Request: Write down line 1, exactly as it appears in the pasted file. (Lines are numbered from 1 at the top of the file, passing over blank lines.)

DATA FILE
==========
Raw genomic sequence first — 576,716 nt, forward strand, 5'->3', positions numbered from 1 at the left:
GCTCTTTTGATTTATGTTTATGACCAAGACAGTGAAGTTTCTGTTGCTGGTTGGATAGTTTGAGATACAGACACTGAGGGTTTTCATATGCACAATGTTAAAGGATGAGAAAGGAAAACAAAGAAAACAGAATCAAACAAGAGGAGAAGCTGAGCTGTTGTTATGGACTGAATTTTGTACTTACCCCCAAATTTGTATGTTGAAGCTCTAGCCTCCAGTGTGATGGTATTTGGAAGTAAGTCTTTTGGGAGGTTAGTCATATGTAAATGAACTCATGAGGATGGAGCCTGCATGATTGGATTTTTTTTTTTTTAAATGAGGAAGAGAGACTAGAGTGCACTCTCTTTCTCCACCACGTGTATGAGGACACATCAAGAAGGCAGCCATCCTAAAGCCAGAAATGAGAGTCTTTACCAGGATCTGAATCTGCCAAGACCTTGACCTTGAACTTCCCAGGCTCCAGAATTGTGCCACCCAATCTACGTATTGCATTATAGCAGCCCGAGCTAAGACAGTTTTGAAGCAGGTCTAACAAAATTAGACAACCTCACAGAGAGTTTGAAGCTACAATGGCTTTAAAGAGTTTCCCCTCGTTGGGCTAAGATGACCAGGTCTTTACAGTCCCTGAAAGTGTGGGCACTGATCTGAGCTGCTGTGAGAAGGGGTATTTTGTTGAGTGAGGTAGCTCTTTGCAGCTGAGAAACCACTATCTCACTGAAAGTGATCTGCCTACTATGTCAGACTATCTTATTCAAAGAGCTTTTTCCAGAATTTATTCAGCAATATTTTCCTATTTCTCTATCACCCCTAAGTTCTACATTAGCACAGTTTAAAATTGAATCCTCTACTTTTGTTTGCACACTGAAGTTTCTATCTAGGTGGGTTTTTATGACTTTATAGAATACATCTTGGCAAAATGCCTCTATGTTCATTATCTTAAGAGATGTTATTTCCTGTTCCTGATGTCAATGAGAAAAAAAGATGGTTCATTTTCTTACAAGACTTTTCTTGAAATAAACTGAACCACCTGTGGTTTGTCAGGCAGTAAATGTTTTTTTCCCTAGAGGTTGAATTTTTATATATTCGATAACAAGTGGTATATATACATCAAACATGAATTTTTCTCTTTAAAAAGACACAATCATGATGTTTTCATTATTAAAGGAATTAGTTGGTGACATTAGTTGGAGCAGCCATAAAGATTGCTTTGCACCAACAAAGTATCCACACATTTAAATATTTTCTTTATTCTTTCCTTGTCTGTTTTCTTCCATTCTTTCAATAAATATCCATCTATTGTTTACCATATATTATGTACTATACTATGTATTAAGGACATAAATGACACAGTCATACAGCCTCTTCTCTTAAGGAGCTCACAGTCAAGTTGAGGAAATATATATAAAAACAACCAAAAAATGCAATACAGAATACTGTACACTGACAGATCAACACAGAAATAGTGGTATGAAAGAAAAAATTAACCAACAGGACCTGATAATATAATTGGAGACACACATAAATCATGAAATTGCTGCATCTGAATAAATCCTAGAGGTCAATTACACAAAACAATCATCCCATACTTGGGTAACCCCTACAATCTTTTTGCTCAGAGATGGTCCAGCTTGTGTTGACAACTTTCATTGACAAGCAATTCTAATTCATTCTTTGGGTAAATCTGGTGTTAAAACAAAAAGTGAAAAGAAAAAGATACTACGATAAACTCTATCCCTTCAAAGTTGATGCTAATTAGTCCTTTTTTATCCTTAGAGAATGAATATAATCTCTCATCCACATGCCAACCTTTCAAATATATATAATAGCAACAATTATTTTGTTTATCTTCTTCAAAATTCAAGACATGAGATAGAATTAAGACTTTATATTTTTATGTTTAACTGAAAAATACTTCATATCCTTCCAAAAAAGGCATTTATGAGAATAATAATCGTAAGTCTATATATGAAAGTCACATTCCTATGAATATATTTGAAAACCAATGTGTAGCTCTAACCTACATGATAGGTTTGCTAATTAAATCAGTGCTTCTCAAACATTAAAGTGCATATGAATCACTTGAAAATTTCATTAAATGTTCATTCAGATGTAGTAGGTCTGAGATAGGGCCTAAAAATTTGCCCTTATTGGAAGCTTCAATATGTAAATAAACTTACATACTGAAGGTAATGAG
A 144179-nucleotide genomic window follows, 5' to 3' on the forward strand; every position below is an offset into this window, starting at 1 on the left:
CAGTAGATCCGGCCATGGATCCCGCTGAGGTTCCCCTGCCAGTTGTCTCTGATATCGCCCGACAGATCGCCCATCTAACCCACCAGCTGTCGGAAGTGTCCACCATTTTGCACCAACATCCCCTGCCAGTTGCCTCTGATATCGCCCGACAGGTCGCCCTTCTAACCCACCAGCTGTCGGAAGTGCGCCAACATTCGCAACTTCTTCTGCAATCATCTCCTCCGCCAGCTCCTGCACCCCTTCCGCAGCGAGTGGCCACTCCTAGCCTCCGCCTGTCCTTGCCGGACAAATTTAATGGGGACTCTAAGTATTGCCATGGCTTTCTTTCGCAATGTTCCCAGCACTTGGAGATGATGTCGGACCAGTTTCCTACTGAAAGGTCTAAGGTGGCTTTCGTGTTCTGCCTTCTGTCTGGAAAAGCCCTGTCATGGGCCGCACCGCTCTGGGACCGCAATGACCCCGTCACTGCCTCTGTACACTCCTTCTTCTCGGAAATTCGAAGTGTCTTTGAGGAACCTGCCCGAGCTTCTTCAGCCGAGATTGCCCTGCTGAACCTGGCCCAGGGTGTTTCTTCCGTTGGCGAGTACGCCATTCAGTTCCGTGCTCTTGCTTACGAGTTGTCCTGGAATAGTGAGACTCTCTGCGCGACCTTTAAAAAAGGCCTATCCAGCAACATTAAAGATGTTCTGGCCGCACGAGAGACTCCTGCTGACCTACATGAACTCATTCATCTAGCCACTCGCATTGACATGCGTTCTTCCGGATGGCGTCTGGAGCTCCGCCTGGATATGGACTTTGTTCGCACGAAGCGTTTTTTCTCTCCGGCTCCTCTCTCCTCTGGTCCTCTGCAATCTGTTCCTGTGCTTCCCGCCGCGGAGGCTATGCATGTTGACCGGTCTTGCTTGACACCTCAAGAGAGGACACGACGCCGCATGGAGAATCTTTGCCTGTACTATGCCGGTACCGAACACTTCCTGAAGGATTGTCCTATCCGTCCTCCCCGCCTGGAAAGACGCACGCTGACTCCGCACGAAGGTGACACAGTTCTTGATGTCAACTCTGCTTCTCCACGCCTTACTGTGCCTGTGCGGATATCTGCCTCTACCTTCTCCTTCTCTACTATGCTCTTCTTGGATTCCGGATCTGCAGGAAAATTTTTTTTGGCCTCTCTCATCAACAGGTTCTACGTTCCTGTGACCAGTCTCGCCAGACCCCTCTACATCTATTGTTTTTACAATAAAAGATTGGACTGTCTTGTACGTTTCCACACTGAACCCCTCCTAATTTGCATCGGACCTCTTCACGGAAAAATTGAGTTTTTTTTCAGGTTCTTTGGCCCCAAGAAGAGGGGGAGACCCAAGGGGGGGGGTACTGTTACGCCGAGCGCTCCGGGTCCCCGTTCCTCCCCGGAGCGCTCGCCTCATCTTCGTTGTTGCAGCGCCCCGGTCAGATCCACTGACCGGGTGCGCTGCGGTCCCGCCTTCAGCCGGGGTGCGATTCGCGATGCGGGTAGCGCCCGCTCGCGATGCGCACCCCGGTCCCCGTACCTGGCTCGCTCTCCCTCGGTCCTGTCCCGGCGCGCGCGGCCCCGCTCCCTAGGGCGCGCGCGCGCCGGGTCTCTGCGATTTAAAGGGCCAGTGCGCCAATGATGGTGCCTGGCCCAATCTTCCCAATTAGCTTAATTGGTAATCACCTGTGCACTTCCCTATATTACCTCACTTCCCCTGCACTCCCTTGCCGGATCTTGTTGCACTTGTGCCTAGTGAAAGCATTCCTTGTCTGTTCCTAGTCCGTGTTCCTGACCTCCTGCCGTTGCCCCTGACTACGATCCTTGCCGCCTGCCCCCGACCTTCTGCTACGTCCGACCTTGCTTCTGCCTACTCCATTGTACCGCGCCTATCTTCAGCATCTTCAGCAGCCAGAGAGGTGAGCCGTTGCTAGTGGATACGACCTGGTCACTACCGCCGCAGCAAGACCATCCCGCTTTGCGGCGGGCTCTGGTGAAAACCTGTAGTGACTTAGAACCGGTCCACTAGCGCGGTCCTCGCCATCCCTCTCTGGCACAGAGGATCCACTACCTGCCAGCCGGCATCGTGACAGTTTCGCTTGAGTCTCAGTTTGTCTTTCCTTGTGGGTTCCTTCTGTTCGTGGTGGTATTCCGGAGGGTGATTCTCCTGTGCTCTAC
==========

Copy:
Raw genomic sequence first — 576,716 nt, forward strand, 5'->3', positions numbered from 1 at the left: